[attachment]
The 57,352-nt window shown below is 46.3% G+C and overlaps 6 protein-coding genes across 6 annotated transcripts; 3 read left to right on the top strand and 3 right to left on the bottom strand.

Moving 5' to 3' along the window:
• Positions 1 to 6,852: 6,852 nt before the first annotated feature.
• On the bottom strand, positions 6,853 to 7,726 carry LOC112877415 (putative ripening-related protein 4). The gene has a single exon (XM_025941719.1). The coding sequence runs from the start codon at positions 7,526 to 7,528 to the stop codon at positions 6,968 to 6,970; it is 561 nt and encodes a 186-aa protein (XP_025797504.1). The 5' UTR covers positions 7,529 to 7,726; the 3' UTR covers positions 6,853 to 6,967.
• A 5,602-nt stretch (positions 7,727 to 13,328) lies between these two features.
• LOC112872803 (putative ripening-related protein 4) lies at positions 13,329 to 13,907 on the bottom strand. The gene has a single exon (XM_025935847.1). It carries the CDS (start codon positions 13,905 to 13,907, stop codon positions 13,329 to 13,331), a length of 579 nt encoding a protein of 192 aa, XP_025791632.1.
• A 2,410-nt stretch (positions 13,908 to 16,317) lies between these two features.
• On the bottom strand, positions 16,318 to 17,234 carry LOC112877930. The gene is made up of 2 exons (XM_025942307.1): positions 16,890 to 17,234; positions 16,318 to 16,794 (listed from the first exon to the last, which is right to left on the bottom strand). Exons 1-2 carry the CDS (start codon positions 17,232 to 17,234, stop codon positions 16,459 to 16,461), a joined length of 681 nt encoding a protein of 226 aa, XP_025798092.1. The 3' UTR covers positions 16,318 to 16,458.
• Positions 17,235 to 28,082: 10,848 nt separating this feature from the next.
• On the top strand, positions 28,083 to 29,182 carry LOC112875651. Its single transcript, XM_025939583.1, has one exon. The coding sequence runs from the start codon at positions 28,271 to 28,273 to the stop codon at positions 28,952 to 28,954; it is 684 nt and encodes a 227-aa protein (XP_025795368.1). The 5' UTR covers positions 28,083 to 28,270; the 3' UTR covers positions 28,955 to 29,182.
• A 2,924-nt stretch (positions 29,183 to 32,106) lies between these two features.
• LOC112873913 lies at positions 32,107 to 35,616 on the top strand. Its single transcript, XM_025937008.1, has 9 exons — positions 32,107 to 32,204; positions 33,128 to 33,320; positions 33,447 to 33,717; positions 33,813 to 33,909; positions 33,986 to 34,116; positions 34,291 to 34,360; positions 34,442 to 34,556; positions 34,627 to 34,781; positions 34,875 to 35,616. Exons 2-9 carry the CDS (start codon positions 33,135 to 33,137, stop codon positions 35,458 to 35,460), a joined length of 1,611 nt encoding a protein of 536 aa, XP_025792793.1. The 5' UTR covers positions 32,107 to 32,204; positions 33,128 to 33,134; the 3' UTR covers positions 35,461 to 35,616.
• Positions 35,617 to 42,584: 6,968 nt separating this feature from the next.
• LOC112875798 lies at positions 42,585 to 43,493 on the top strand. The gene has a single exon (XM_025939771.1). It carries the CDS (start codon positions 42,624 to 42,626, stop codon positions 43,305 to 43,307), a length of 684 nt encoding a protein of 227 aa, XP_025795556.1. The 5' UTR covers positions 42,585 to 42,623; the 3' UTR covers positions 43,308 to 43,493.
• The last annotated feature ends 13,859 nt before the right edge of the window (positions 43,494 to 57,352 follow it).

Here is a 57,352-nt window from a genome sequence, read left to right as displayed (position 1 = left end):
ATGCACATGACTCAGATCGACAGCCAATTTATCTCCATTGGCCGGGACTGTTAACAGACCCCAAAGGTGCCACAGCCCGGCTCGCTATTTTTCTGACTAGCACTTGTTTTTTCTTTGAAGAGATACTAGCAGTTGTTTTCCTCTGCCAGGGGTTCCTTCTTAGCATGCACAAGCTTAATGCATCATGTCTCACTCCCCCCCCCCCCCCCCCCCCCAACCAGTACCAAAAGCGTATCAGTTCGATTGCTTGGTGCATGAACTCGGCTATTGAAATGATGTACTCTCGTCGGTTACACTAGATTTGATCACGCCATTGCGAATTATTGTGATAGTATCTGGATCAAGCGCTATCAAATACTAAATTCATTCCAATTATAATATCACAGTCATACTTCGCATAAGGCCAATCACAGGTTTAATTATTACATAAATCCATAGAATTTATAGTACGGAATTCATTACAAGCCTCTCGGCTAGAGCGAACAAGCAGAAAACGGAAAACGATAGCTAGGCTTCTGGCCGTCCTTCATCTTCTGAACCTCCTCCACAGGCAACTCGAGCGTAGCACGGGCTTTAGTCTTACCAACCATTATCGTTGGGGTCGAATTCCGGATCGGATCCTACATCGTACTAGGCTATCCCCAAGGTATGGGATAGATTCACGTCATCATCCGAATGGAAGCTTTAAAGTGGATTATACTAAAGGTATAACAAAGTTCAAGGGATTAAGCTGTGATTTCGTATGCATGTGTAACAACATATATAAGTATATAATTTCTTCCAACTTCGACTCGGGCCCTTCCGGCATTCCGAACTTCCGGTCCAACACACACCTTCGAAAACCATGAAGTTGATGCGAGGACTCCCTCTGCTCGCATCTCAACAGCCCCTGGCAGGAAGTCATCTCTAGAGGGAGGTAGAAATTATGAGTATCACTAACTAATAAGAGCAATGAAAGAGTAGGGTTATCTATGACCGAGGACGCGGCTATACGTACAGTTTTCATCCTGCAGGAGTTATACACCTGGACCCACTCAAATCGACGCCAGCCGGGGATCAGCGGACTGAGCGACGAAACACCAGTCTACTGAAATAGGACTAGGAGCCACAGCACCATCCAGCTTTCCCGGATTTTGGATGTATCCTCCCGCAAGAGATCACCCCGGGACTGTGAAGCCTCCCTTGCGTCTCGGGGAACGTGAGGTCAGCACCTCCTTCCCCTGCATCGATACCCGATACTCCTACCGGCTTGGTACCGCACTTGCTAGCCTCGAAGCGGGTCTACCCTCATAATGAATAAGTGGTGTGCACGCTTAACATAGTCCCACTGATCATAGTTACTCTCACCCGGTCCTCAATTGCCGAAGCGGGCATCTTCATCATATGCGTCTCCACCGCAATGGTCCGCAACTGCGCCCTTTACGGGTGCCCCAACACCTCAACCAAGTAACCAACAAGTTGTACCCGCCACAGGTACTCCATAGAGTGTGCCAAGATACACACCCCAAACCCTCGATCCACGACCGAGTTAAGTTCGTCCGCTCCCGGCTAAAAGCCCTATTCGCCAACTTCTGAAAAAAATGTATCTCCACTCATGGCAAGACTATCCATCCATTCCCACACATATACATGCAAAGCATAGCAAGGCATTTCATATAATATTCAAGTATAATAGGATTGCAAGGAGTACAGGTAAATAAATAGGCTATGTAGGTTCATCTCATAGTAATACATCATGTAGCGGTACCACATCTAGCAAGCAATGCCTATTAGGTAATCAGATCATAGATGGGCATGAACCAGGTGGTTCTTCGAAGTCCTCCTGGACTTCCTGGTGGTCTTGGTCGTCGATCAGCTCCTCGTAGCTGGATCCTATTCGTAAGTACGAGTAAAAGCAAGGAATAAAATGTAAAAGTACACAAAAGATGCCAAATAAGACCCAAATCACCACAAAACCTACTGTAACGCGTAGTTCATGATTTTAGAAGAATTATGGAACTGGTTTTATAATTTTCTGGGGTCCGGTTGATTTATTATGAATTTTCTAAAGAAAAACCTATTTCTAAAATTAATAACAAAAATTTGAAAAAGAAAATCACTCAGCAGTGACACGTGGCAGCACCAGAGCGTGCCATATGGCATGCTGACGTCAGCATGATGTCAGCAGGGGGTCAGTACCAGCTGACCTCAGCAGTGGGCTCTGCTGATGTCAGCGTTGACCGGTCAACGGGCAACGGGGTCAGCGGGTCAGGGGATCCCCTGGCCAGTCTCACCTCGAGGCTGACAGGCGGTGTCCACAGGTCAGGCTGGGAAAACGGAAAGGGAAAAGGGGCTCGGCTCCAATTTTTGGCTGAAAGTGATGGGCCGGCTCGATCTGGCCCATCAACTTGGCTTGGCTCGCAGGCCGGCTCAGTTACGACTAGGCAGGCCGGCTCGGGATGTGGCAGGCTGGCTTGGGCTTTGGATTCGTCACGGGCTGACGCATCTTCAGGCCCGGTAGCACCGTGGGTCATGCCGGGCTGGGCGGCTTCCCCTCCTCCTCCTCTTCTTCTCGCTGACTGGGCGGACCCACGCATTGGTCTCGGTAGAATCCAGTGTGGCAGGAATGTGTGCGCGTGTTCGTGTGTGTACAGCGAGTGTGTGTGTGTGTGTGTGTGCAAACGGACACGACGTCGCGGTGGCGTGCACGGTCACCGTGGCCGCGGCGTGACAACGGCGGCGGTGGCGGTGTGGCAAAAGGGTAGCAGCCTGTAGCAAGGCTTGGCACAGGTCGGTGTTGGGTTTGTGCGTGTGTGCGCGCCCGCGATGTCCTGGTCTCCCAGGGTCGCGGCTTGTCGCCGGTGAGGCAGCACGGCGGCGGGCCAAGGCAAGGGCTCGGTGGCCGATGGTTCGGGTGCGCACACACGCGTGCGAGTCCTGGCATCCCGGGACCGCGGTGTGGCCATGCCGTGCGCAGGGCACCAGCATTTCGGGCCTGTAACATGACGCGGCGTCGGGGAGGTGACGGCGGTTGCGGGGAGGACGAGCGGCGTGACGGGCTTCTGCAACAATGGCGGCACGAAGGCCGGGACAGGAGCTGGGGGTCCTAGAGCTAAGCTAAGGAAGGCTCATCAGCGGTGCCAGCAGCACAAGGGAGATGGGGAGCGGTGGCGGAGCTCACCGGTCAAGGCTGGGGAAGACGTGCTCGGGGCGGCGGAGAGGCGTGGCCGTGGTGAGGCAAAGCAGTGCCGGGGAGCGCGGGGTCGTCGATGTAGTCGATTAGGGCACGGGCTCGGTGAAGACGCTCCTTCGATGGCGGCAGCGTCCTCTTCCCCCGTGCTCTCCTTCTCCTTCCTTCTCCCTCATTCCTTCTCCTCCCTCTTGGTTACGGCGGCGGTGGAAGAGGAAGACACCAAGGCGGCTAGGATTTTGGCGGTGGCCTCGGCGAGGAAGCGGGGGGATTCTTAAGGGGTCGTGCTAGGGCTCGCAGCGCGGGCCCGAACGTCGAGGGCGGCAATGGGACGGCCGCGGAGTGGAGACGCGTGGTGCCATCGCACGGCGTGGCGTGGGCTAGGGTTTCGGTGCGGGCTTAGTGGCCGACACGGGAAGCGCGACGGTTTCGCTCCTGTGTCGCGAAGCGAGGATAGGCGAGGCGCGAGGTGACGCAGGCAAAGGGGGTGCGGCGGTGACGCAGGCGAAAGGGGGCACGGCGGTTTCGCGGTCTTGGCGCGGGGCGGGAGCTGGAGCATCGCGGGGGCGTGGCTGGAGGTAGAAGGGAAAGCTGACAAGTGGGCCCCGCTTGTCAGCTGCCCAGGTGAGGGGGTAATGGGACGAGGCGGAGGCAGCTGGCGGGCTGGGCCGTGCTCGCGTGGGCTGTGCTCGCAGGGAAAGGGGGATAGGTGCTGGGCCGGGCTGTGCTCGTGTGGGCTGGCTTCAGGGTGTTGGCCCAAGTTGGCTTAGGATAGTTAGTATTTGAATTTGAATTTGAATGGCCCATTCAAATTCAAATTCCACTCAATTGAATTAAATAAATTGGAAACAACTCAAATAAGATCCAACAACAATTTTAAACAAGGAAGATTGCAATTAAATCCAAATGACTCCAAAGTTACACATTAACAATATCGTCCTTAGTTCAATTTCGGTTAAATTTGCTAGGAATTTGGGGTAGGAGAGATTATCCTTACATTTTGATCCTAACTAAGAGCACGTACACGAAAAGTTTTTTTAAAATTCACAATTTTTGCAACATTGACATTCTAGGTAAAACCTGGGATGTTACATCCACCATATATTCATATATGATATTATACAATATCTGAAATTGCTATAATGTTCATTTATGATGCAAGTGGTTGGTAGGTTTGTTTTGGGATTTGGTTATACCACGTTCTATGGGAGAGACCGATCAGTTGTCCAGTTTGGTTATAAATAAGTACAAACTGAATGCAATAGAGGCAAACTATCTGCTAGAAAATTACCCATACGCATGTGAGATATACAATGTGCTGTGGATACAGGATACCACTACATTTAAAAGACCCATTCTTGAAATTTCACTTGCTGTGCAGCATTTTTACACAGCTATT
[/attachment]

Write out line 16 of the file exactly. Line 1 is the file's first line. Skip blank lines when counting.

Here is a 57,352-nt window from a genome sequence, read left to right as displayed (position 1 = left end):